The inventor of the Web, Sir Tim Berners Lee, speaks to Euronews about his mission to save it from Big Tech.
The creator of the World Wide Web is now on a mission to save it.
Sir Timothy Berners-Lee, the person who made it possible to read this online article, first came up with the concept of the Web back in 1989.
But 33 years later, he believes tech platforms “control the world and manipulate people by providing information”.
Speaking to Euronews Next at the Web Summit conference in Lisbon earlier this month, Berners-Lee said that “some people thought that tech people would save the world then. Now, we're in a situation where there are a lot of things wrong with the Web”.
His solution is “a mid-course correction to take it back,” which he calls Web3.0.
This is not the same as Web3, the name which has been waved around by many in the tech world as the next iteration of the Internet.
But before jumping to its future and its perils, it is important to know its origins and development.
How the World Wide Web began
Berners-Lee was born in 1955 in London and studied physics at the University of Oxford.
In the 1980s he started working as a consultant at the European Organisation for Nuclear Research (CERN), where he came up with the original WEB prototype, which he called “Enquire Within Upon Everything”. Its aim was to allow scientists to share data across systems.
But the Internet is not the same as the Web. The Internet already existed in the 1970s but no one really knew it was there.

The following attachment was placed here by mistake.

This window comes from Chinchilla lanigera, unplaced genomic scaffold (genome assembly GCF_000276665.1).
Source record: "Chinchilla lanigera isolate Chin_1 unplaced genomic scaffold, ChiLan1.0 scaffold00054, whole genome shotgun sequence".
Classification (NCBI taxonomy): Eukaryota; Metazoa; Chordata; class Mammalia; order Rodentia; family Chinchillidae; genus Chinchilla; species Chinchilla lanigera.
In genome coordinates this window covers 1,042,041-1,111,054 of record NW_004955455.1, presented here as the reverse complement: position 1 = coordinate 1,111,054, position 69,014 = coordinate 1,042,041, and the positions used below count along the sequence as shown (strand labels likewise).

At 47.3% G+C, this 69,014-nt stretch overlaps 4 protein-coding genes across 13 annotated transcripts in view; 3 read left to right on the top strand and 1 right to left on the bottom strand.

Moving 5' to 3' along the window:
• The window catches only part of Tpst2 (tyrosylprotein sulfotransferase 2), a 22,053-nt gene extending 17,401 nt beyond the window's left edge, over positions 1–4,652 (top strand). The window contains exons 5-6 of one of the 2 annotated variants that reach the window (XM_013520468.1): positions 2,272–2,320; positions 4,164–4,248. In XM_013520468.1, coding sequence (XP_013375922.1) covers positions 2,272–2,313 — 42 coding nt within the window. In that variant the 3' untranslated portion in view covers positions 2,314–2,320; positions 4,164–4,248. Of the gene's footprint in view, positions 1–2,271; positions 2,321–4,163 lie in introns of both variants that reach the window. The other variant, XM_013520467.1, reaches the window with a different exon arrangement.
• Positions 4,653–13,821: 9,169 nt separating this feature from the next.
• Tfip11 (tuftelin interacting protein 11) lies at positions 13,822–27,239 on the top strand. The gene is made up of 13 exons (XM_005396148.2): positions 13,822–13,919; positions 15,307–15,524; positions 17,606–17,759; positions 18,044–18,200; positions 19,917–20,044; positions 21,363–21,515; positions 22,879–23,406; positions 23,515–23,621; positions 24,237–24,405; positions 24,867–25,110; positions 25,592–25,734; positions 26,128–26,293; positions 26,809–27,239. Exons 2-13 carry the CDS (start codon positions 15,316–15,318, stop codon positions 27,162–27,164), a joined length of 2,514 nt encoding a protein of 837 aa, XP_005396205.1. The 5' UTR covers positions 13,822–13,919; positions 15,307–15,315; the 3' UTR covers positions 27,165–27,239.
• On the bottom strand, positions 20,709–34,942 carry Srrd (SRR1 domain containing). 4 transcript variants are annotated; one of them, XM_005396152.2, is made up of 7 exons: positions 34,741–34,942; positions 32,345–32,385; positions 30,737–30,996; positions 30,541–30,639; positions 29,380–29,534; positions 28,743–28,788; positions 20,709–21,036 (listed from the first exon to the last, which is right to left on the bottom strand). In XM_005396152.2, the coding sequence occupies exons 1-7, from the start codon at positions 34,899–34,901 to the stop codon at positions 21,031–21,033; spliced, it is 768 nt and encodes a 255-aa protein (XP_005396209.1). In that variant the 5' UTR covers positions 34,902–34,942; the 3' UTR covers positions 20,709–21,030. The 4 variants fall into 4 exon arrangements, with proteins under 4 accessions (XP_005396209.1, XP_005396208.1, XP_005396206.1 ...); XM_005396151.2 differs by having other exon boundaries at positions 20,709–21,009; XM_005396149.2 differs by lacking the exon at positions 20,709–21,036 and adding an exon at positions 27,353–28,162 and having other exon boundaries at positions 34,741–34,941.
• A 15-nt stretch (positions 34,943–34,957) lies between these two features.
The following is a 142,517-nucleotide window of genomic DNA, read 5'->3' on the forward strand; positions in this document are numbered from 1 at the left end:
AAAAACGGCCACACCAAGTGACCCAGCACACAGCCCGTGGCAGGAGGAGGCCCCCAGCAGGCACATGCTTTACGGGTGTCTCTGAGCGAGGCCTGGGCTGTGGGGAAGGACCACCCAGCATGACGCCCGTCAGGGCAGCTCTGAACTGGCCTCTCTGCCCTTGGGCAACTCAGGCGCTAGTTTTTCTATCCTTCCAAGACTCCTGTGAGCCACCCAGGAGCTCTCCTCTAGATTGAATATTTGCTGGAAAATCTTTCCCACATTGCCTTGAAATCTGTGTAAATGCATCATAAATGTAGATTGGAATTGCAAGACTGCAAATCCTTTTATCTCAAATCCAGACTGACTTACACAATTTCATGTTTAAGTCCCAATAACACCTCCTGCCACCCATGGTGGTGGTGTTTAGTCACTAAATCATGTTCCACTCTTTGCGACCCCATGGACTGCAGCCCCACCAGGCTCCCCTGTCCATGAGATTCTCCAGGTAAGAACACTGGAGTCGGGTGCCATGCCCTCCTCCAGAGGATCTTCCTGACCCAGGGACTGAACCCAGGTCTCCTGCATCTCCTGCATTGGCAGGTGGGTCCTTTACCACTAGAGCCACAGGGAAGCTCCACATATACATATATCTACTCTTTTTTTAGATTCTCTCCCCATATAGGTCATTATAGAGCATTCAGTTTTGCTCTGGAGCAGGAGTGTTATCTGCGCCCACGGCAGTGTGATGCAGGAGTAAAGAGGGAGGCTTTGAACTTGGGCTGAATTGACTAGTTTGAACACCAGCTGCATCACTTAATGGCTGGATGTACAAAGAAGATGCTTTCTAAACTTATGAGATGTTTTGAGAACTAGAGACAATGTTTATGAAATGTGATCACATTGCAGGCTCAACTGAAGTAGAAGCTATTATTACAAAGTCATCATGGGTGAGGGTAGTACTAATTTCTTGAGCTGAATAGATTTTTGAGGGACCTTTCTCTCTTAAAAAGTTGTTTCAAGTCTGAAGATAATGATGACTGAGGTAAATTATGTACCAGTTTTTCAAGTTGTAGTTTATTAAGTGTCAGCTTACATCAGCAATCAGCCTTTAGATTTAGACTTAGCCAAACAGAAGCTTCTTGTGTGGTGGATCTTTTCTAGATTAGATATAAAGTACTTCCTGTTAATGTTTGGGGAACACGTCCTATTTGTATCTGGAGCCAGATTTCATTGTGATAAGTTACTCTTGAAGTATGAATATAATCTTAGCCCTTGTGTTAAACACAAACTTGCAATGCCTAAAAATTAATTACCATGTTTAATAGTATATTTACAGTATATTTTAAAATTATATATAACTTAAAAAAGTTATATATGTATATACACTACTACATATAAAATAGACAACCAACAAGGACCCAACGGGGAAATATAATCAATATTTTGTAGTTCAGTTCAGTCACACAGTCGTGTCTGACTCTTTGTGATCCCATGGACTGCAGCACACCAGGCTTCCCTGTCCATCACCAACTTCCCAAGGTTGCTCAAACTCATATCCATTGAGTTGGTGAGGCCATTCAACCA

Electrical engineers Bob Kahn and Vint Cerf first developed the Internet Protocol (IP), which allowed bits of information to be shared by computers. In a nutshell, it created a process by which computers were then able to speak to one another. This is the physical part that the Web can then plug into.
Berners-Lee then came along and wrote his proposal to develop a distributed single information system to meet the demand for automated information-sharing between scientists in universities and institutes around the world.
In 1990, he wrote a second proposal for the Web, which described the terms of a "hypertext project" called "WorldWideWeb" which allowed browsers to view "hypertext documents".
By the end of the year, his idea was up and running and he developed the code for his Web server on a computer.
To prevent it from being accidentally switched off, the computer bore a tag - handwritten and in red ink - which read: "This machine is a server. Do not power it down!!”
How the Internet took off
In 1993, CERN put the software for the World Wide Web in the public domain.
We then saw the emergence of the first stage of the Internet, Web1.0. Despite it being available to everyone, it was a read-only type of Web and only the few who knew the ins and outs of coding could publish anything.
This led to the development of Web2.0, which now allows us to interact more with the Web and become creators so we can publish what we like under big platforms such as Google, Facebook and so on.
But it does not come for free. In return, many of these companies can take our data which can be used for targeted advertising.
A safer solution
Berners-Lee’s idea for a new Web was born while working in his lab at the Massachusetts Institute of Technology (MIT), where he was trying to find a new way to break down the Internet and protect our data.
His solution to the dysfunctions of Web2.0 is the third layer of protocols, giving a person the ability to log into something with their own personal ID.
He came up with a new project called Solid, and later a new company called Inrupt to help Solid launch.
Berners-Lee’s platform can be accessed from your browser. But it is not an app; he calls it a “Pod,” where you can store your private data and access it very easily.